In combat, they can cast any spell that the caster themselves has, and they share the same spell slots, with their AC and Health Pool being determined by additional rolls made by the caster upon creating the clone. Using this spell in a battle can help distract the target from the real caster and give the said caster a chance to heal themselves or prepare a devastating attack that could’ve been interrupted by the enemy if they were the sole focus.
6. Test Strike
When in a battle against a boss-level enemy, one of the biggest questions in the player’s mind is what type of damage will deal the most damage against them. However, the means to learn that information can quickly become a case of trial and error, though thanks to the Test Strike Spell, this can be handled in a single swing.
By launching this minimal damage spell at a target, the caster learns if the target has resistance, vulnerability, or immunity to either piercing, bludgeoning, or slashing damage based on a color system by the small motes left behind from the attack. This spell improves itself as the player reaches their 5th, 11th, and 17th character levels, adding extra types of damage to be able to determine what type the creature can be hurt by out of all of the available types of damage that exist.
This can be very helpful in combat, as it can shorten the time needed to fight the monster since the party will know what damage type is best suited to fight the creature in question.
5. Last Remembrance
Situations with missing details when the party discovers them can have many unanswered questions that take time and resources to find out the truth. However, with this spell, learning crucial information through the eyes of a creature that had died within the area by permitting them to see the last moments before their death.
This spell is mainly plot driven, as the Dungeon Master is the main proprietor as to what the caster themselves witnesses through the eyes of the creature in question. Such a spell could even help drive the party down the main quest if they had to go around the place and put the pieces together through other means.
4. Awaken Undead
On the other end of the coin, in comparison to the previously mentioned Corpse Bomb, the other way of beating a Necromancer in battle is by beating them at their own game and making the corpse they revive into a full-blown resurrection.
By using this spell, the creature that was resurrected regains its intelligence and is freewill, no longer under the control of the necromancer who brought them back. This is especially helpful when the party is forced to kill a previously adored party member or a person of crucial importance to one of the player’s backstories.
This can also help in situations where combat and hostile forces are not involved, as the spell can also bring back entities whose intelligence score is Six or less, though this is up to the Dungeon Master’s discretion as to how far this limitation can be bent.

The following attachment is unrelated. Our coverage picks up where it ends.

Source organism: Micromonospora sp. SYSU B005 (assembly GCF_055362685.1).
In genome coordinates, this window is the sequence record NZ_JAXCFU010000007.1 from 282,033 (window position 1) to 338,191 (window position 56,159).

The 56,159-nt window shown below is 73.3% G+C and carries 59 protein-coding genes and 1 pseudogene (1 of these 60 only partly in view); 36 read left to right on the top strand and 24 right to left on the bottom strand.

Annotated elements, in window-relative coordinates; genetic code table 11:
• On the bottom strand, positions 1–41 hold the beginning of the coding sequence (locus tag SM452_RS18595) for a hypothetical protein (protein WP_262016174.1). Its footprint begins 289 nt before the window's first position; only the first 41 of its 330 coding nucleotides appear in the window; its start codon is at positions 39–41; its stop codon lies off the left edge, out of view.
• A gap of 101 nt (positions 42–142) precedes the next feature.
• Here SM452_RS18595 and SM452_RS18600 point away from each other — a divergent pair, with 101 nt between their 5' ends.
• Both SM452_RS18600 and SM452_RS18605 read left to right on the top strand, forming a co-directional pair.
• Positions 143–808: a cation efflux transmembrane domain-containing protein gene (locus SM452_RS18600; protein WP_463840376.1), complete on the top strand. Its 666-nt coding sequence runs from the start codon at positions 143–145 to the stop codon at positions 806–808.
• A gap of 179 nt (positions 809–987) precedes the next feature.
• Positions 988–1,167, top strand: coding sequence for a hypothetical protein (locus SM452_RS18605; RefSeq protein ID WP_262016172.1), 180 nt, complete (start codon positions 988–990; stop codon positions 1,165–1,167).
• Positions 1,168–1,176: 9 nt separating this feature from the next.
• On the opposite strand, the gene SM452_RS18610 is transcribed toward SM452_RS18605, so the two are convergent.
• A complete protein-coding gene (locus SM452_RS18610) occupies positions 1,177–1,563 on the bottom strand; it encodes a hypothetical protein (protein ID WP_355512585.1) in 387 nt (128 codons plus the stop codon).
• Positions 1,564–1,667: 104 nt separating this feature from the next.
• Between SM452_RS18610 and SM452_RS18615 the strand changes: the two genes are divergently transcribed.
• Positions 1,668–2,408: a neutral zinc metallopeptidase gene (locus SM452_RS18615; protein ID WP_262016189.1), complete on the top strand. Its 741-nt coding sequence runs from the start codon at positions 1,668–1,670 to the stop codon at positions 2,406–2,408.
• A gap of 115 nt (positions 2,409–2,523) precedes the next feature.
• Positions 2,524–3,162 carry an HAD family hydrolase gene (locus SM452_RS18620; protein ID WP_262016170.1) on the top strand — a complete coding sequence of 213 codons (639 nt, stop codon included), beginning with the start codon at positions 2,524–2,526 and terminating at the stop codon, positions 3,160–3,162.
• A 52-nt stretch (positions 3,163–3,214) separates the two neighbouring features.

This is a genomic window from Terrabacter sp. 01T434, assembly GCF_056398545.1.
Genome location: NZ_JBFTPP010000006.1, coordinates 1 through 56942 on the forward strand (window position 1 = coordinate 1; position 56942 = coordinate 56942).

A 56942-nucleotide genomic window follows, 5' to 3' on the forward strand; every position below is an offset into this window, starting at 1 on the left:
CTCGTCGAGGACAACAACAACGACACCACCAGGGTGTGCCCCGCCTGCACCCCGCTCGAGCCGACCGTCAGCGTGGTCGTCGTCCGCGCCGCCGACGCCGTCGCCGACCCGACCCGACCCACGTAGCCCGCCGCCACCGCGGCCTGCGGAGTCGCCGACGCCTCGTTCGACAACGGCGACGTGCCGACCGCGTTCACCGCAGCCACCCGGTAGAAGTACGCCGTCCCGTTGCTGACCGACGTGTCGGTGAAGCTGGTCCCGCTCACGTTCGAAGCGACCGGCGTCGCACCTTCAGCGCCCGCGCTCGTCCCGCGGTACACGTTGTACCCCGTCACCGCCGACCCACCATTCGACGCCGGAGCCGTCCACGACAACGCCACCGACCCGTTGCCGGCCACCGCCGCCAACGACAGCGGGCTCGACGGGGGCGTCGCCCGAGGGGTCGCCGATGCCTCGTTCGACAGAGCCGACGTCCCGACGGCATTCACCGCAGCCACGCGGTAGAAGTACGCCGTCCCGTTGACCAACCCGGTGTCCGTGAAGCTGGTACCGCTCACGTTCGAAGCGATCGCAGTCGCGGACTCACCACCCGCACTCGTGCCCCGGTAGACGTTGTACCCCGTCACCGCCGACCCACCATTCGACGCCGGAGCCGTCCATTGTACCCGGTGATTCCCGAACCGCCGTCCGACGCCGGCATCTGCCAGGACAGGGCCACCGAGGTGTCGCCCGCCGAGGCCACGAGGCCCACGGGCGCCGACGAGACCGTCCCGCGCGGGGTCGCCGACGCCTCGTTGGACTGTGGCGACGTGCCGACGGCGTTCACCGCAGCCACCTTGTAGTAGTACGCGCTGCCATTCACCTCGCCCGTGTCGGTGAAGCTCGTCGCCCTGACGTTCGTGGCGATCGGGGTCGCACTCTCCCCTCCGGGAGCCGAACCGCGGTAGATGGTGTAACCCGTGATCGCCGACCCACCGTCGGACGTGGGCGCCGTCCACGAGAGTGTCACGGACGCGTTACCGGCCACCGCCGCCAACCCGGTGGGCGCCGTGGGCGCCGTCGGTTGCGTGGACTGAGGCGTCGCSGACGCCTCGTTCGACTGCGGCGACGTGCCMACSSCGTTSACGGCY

3. Banker’s Purse
This spell is incredibly simple in its function and is mostly just a passive spell used for keeping one’s money organized. By placing either 50 coins or a single pound of currency into this magically summoned bag, the caster can pull or pour out the subsequent change in the coin of the caster’s choosing.
This means that if a person places 50 Copper Pieces into the bag, they can immediately pull out 5 Silver instead. This can help them shore up any loose change they may have in their inventory and turn less valuable coins into ones with a higher value whenever they end up running low on the needed coin.
2. Rinn’s Prismatic Orb
Rinn’s Prismatic Orb can bring the Disco Years into a Combat Encounter for those who want to get a bit goofy with their damaging attacks. By throwing a multi-colored sphere at a creature within the 90 ft. range and then rolling a single d8, they can randomly determine the type of damage dealt to them.
This spell is also capable of causing the targeted creature to either become restrained, blinded, or even struck with two different types of damage, depending on the rolls made by the caster. Such a powerful spell can be useful in a combat encounter while having the player effectively throw a disco ball into the combat arena and deal elemental damage.
As the final and most useful spell in the bunch, Spellsteal is surprisingly simple in its casting and function. Suppose a creature is casting a 1st level spell. In that case, the caster of this spell can take that spell and reverse it back to the original creature.
Causing them to not only suffer whatever effect the spell would have done against the player character, but also makes them waste a spell slot and/or components needed to cast the spell.
Suppose someone was to upcast this spell, the level of spell that could be reversed back increases by 1, giving the caster an even bigger range of spells to be able to shoot back. The caster doesn’t need to know the targeted spell, nor do they have to use one of their spell slots to be able to shoot this spell back, making it quite the protective spell to use in the middle of a battle.
These Homebrew spells are but a small fraction of spells that can be utilized during any campaign, though it is always best to get the permission of the Dungeon Master of one’s campaign before they decide to add this to their spell list.
In addition, of course, a Dungeon Master can also give creatures their own spells from the wide world of Homebrewing, making them incredibly dangerous in their own unique way.